City of Newburgh Council Approves Municipal ID Card Program
by Michael Lebron
The City of Newburgh became the latest municipality in the Hudson Valley to createa Municipal ID Card Program.
The program is most often associated with undocumented immigrants, who live in fear of being confronted by officials and being unable to present identification. Critics of the program argue that it confers legitimacy to people who have yet to earn legal status in this country. And some supporters worry that the ID program will simply make it easier for ICE officials to harass and expel immigrants.
But most supporters argue that the benefits outweigh the risk, and that other residents benefit as well. There are those who cannot or do not drive, for example, a group that includes many elderly, disabled, and the homeless. Given the heightened security at schools, parents need them to pick up children. Pharmacies also require an ID.
Monday’s City Council meeting was packed with about 200 visitors, many who spoke in heartfelt ways about the troubles they’ve faced and the positive impact that this measure would have on their lives. Many were with the group “Nobody Leaves Mid-Hudson”. Said their lead organizer, Ignacio Acevedo, “This is Nobody Leaves Mid-Hudson’s fifth municipal ID in the Hudson Valley in the last 9 months, and we’re not done yet.”
After the vote – which was unanimous – Mayor Harvey said “The City Council, concerned residents and I made history this past Monday…after our public hearing on Municipal ID’s for ALL residents in the City of Newburgh, NY. There are people who live in our City who will now be able to cash their checks, open a bank account and provide a City of Newburgh Municipal ID Card if approached by a Police Officer or have a medical emergency. This Local Law is super important not only to undocumented residents but to all residents from 14 years old and older”.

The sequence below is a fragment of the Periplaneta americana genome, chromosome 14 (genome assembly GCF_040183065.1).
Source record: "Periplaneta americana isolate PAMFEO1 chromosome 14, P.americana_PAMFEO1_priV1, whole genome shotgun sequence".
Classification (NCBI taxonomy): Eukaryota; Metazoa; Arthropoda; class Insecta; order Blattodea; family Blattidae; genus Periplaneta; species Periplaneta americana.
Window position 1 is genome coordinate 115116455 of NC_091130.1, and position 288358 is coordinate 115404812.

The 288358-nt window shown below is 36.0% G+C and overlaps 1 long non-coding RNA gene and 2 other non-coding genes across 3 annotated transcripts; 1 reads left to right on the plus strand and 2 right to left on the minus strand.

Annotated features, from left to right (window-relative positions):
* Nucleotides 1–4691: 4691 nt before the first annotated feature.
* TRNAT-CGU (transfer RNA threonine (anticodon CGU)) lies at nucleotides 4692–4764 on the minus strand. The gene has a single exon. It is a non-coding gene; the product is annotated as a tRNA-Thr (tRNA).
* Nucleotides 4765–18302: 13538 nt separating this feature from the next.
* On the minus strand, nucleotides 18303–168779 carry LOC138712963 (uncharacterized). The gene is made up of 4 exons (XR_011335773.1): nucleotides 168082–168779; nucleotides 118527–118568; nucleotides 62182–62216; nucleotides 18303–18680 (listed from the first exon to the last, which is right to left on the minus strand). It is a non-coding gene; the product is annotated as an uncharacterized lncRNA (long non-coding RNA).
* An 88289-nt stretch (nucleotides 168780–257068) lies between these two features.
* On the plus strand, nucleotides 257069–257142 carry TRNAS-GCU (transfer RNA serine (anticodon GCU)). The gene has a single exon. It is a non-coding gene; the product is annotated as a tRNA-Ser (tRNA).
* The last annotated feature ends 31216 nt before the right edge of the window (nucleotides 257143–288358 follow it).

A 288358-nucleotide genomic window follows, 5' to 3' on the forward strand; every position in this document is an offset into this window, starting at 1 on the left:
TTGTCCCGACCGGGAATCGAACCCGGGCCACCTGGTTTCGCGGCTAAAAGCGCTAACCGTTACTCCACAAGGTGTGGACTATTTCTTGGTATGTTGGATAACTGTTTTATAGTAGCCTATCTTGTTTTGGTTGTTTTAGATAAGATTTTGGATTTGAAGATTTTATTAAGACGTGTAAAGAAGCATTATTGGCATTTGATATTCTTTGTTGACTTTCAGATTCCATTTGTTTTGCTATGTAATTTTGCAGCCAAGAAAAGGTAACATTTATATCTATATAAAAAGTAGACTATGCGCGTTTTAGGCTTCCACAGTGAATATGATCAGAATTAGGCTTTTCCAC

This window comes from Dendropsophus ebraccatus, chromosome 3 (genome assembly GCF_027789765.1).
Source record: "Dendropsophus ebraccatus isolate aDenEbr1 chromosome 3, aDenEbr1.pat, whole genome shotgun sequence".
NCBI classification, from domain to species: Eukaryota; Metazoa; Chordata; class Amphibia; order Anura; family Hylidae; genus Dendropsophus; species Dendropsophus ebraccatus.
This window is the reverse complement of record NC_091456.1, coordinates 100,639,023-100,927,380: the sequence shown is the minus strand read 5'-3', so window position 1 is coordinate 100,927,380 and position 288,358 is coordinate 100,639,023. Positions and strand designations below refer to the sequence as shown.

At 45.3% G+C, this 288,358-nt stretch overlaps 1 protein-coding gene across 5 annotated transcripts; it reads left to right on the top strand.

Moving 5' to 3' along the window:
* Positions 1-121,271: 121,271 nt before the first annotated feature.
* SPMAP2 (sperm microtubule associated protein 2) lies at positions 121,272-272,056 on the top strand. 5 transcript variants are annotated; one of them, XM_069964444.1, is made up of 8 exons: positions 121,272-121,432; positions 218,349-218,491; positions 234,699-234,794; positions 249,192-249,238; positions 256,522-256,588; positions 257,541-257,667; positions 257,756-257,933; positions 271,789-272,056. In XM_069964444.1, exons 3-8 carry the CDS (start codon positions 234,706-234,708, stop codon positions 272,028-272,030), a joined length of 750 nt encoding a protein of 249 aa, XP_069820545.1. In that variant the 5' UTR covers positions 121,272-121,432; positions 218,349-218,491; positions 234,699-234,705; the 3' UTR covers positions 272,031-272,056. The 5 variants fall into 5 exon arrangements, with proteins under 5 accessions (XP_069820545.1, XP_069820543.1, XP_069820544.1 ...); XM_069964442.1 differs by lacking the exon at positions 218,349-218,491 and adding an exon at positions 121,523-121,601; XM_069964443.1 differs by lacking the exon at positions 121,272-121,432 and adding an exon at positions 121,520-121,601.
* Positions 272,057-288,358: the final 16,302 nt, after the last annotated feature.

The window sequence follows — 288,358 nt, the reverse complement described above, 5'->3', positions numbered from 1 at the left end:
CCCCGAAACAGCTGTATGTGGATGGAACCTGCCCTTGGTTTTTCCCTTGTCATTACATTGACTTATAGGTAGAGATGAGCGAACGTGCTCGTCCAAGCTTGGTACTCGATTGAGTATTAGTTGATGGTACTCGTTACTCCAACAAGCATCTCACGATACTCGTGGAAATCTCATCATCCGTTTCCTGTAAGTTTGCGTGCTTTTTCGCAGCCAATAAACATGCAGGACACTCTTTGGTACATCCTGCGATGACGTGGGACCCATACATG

Councilperson Mejia added “I am satisfied that the council unanimously passed this law. It is time that members of the community who have been here for decades start to exercise ownership of their municipality and one way to do that is by being able to identify themselves via IDs.”
Kevindaryan Lujan, an Orange County legislator representing parts of Newburgh has been working on the initiative from the beginning. He said that “… we are glad it is finally a reality. It speaks to the core values of our city, that diversity is our strength, and to our desire embrace all of our neighbors. I believe the IDs will help foster greater unity and community, and I was moved to see so many people come out and speak, particularly, our youth. They all recognized how important this is for their families. I believe that this week many community members felt heard and that’s an amazing achievement.”
Newburgh officials are still working on the technological demands and other details of the program, which is modeled on those of other municipalities in the area, as well as New York City’s. The city has set September 4 as the official launch date, but Mayor Harvey – no doubt loving the symbolism of the date – hopes that the roll-out could actually be ready by the Fourth of July, Independence Day. (Photo by Michael Lebron)